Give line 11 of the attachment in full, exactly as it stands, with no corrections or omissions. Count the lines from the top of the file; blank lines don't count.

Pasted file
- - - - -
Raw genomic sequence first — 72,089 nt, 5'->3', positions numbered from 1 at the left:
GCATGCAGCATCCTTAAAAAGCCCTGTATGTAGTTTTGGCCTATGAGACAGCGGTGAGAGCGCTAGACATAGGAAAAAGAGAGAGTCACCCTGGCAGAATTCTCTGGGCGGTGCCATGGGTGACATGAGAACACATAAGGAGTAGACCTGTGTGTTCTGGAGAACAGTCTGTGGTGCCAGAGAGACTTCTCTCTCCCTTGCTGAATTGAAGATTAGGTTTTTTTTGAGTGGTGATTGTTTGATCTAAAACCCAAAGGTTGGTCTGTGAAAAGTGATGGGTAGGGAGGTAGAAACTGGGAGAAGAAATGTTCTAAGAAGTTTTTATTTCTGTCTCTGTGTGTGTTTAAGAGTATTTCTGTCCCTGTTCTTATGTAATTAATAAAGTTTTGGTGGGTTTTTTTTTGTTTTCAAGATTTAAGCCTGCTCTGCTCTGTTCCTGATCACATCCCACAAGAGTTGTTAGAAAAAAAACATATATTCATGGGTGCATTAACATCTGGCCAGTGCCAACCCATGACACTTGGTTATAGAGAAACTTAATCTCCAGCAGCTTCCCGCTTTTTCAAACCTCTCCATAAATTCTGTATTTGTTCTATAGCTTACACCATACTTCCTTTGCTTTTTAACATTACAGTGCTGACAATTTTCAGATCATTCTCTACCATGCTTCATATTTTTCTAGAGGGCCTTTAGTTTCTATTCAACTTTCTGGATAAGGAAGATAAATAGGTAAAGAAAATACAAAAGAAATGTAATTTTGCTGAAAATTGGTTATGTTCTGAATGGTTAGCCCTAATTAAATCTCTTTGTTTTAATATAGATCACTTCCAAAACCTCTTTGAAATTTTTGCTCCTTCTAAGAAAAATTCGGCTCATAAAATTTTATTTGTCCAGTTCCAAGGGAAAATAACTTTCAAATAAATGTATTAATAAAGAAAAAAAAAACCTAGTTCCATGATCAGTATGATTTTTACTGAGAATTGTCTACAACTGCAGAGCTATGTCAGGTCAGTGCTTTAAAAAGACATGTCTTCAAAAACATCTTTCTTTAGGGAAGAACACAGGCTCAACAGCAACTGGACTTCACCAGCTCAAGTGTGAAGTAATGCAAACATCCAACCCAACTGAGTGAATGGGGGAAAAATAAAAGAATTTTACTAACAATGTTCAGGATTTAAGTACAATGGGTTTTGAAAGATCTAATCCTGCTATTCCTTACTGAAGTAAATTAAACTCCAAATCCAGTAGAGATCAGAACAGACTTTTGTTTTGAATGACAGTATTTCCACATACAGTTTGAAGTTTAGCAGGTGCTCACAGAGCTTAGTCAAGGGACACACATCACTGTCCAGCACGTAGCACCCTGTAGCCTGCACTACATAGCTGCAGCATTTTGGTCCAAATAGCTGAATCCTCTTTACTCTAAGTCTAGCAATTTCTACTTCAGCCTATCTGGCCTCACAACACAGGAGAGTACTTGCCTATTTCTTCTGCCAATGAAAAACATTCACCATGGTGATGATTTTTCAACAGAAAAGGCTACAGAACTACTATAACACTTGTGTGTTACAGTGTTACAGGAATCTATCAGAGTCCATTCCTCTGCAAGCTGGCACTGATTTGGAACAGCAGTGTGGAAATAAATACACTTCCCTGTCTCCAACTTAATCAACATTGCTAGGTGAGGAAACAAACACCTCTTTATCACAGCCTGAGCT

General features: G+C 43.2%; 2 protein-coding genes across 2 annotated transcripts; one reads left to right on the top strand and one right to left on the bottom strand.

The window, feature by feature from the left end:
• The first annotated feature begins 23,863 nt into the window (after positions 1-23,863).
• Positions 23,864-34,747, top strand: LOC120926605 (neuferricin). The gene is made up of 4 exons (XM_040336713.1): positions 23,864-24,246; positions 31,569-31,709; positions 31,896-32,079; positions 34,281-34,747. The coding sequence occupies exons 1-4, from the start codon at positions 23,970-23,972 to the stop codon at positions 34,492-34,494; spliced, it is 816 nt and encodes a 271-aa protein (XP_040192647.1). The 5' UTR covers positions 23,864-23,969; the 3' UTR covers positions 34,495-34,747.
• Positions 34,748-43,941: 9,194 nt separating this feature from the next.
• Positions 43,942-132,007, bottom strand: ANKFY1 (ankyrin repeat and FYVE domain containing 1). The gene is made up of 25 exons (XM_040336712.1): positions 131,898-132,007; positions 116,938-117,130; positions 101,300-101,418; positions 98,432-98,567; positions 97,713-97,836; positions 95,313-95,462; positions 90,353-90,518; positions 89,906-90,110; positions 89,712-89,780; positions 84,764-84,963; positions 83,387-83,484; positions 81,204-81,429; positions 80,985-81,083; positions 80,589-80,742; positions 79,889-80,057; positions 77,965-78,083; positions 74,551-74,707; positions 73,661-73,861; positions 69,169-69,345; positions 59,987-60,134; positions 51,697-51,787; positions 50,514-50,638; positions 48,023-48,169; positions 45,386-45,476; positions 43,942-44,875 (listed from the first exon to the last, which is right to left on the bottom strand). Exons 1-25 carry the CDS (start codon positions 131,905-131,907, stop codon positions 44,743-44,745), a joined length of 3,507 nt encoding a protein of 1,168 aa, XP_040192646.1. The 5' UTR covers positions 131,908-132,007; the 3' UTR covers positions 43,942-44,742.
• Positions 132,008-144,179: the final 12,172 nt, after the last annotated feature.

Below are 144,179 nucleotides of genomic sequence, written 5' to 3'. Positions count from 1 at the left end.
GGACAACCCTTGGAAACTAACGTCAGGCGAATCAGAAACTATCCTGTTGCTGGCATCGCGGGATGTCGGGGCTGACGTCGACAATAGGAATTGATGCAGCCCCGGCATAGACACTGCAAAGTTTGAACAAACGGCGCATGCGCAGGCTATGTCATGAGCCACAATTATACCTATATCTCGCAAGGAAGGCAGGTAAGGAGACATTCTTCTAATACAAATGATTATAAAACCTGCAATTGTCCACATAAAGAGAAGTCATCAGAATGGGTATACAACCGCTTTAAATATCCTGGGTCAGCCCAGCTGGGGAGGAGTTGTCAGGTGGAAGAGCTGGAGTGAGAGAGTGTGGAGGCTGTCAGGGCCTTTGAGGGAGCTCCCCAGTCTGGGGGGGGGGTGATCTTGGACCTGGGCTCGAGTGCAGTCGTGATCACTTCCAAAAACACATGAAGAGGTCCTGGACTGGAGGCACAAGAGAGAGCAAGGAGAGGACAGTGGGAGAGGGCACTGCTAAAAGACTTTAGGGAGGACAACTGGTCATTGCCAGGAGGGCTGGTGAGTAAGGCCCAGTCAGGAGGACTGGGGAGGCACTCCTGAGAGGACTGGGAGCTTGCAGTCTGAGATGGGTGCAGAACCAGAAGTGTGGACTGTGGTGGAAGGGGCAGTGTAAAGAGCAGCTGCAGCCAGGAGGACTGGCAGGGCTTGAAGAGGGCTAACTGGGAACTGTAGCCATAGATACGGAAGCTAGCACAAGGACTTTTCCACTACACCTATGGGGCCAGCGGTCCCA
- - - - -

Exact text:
GGACAACCCTTGGAAACTAACGTCAGGCGAATCAGAAACTATCCTGTTGCTGGCATCGCGGGATGTCGGGGCTGACGTCGACAATAGGAATTGATGCAGCCCCGGCATAGACACTGCAAAGTTTGAACAAACGGCGCATGCGCAGGCTATGTCATGAGCCACAATTATACCTATATCTCGCAAGGAAGGCAGGTAAGGAGACATTCTTCTAATACAAATGATTATAAAACCTGCAATTGTCCACATAAAGAGAAGTCATCAGAATGGGTATACAACCGCTTTAAATATCCTGGGTCAGCCCAGCTGGGGAGGAGTTGTCAGGTGGAAGAGCTGGAGTGAGAGAGTGTGGAGGCTGTCAGGGCCTTTGAGGGAGCTCCCCAGTCTGGGGGGGGGGTGATCTTGGACCTGGGCTCGAGTGCAGTCGTGATCACTTCCAAAAACACATGAAGAGGTCCTGGACTGGAGGCACAAGAGAGAGCAAGGAGAGGACAGTGGGAGAGGGCACTGCTAAAAGACTTTAGGGAGGACAACTGGTCATTGCCAGGAGGGCTGGTGAGTAAGGCCCAGTCAGGAGGACTGGGGAGGCACTCCTGAGAGGACTGGGAGCTTGCAGTCTGAGATGGGTGCAGAACCAGAAGTGTGGACTGTGGTGGAAGGGGCAGTGTAAAGAGCAGCTGCAGCCAGGAGGACTGGCAGGGCTTGAAGAGGGCTAACTGGGAACTGTAGCCATAGATACGGAAGCTAGCACAAGGACTTTTCCACTACACCTATGGGGCCAGCGGTCCCA